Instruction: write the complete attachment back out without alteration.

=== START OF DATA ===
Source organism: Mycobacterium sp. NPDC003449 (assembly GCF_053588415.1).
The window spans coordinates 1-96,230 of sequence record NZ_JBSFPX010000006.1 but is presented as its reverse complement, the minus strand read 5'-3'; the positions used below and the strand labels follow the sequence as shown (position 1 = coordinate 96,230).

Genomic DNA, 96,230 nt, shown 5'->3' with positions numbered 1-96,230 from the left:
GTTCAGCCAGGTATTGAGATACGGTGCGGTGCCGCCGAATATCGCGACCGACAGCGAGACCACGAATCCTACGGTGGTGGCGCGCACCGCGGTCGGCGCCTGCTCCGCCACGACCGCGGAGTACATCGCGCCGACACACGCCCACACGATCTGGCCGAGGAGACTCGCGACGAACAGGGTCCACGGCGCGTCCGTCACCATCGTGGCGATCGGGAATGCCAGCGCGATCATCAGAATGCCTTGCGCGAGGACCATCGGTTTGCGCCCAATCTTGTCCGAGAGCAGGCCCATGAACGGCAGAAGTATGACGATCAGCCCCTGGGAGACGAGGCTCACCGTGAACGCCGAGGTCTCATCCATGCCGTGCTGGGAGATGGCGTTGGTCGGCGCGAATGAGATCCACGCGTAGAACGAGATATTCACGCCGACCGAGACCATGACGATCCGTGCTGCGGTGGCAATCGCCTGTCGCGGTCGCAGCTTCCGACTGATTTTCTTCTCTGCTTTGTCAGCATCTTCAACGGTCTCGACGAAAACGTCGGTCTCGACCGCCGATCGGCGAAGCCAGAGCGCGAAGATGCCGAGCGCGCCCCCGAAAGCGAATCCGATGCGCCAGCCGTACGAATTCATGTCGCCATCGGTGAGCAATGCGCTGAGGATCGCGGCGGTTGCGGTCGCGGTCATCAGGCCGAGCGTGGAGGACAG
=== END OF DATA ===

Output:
Source organism: Mycobacterium sp. NPDC003449 (assembly GCF_053588415.1).
The window spans coordinates 1-96,230 of sequence record NZ_JBSFPX010000006.1 but is presented as its reverse complement, the minus strand read 5'-3'; the positions used below and the strand labels follow the sequence as shown (position 1 = coordinate 96,230).

Genomic DNA, 96,230 nt, shown 5'->3' with positions numbered 1-96,230 from the left:
GTTCAGCCAGGTATTGAGATACGGTGCGGTGCCGCCGAATATCGCGACCGACAGCGAGACCACGAATCCTACGGTGGTGGCGCGCACCGCGGTCGGCGCCTGCTCCGCCACGACCGCGGAGTACATCGCGCCGACACACGCCCACACGATCTGGCCGAGGAGACTCGCGACGAACAGGGTCCACGGCGCGTCCGTCACCATCGTGGCGATCGGGAATGCCAGCGCGATCATCAGAATGCCTTGCGCGAGGACCATCGGTTTGCGCCCAATCTTGTCCGAGAGCAGGCCCATGAACGGCAGAAGTATGACGATCAGCCCCTGGGAGACGAGGCTCACCGTGAACGCCGAGGTCTCATCCATGCCGTGCTGGGAGATGGCGTTGGTCGGCGCGAATGAGATCCACGCGTAGAACGAGATATTCACGCCGACCGAGACCATGACGATCCGTGCTGCGGTGGCAATCGCCTGTCGCGGTCGCAGCTTCCGACTGATTTTCTTCTCTGCTTTGTCAGCATCTTCAACGGTCTCGACGAAAACGTCGGTCTCGACCGCCGATCGGCGAAGCCAGAGCGCGAAGATGCCGAGCGCGCCCCCGAAAGCGAATCCGATGCGCCAGCCGTACGAATTCATGTCGCCATCGGTGAGCAATGCGCTGAGGATCGCGGCGGTTGCGGTCGCGGTCATCAGGCCGAGCGTGGAGGACAG